Good stewardship of land – whether fertile fields or tracts on the edges of growing cities – can drive sustainable and equitable development. Done well, good land governance can enable farmers, community leaders, city planners, remote sensing scientists, researchers and relief organizations to successfully deal with climate change, urbanization, gender equality, and food security. But the complexity of land administration, and its attendant institutional and political hurdles, often hamper progress and reinforce deep-seated inequalities and inertia instead of fostering growth and shared prosperity.
This is what makes the Annual World Bank Conference on Land and Poverty happening this week at the World Bank so important. Over 1,000 experts from 115 countries have gathered here for the event and are exploring a wide range of problems and potential solutions.
A small, diverse group of journalists have been sponsored to cover the conference as part of a training programme sponsored by the World Bank, USAID and Thomson Reuters. Their perspectives -- from the Philippines to Uganda, to Nigeria, to Ghana -- is providing a non-technical view on what's trending in the arena of land reform, land rights and land grabs.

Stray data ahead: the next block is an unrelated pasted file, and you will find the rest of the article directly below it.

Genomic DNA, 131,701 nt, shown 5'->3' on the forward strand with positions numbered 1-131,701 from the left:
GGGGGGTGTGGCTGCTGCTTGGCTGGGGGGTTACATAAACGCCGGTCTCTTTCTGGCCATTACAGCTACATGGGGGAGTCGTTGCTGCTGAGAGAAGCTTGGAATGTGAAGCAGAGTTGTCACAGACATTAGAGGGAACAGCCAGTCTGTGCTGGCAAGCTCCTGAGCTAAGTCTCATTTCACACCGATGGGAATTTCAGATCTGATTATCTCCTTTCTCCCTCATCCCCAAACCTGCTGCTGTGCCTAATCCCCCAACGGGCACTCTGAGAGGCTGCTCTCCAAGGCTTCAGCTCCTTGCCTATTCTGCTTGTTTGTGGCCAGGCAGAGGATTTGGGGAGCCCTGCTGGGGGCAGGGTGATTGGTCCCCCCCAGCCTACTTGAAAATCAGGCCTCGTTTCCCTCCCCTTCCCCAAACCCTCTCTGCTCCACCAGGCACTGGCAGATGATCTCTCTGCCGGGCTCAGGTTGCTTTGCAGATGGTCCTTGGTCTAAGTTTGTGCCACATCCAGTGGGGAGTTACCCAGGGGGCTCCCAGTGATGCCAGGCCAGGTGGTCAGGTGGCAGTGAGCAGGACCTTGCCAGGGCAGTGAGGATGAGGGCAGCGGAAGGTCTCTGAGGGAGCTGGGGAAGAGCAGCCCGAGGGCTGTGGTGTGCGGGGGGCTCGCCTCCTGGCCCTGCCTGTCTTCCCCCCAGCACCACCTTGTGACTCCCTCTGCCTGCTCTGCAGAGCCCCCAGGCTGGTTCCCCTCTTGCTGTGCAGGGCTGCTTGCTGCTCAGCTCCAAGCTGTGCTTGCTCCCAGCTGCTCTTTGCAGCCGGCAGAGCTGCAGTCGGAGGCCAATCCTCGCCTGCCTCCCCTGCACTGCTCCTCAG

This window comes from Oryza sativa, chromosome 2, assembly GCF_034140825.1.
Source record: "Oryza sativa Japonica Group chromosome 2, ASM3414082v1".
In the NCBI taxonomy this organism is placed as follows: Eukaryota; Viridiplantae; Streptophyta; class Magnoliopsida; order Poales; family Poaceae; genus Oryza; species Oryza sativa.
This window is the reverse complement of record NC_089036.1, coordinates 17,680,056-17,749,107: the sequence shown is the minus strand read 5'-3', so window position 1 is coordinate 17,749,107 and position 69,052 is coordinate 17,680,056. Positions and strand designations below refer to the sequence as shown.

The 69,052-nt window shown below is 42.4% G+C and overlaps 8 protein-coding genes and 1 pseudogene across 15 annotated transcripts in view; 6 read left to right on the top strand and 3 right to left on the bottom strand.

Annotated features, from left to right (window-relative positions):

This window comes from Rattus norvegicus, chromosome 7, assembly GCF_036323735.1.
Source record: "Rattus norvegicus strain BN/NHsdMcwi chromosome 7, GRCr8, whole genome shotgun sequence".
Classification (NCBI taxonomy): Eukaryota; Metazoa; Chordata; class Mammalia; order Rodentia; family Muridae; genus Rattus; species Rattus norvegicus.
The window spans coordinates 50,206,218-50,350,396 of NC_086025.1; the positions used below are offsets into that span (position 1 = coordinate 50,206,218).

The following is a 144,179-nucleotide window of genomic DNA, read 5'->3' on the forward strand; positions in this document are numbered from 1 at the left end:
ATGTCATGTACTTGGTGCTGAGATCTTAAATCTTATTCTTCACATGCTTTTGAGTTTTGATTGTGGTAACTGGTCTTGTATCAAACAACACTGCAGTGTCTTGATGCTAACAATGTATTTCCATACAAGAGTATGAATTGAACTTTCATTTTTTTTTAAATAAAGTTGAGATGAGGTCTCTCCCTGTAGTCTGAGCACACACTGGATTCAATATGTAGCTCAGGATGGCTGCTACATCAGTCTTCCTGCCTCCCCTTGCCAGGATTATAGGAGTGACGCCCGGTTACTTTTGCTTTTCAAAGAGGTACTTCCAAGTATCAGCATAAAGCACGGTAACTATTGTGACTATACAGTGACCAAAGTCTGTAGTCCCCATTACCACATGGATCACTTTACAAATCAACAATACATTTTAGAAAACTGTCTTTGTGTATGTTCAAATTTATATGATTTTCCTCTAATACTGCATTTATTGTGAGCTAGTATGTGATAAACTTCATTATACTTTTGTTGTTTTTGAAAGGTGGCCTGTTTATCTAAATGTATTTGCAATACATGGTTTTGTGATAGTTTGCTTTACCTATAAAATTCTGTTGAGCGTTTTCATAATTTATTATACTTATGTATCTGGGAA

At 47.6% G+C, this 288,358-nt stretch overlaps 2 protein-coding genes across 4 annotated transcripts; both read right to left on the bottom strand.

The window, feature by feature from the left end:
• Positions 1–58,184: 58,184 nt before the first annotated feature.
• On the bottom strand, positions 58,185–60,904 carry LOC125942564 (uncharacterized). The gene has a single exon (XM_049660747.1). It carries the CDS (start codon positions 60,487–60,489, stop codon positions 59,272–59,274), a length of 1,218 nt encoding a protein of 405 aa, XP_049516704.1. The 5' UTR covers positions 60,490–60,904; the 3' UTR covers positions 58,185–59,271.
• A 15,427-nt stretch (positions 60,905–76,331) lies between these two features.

So far the journalists' posts have touched on a range of topics, with perspectives offered from the Philippines to the DRC. They have explored:
- Balancing between land security for local people versus wildlife conservation in Uganda
- How post-conflict countries like the DRC deal with villagers whose relationship with the land is guided by long-established communal laws while also working with development experts trying to set up modern land tenure systems
- Mechanisms for ensuring that secure land tenure can reap tangible economic benefits
Check out the conference website for posted papers and view the webcast of the plenaries by clicking here. (The plenary on land data will happen on 3/26 from 5:30-6:15 pm ET; the other on 3/27, also from 5:30-6:15, will explore integrating land governance in the post-2015 framework).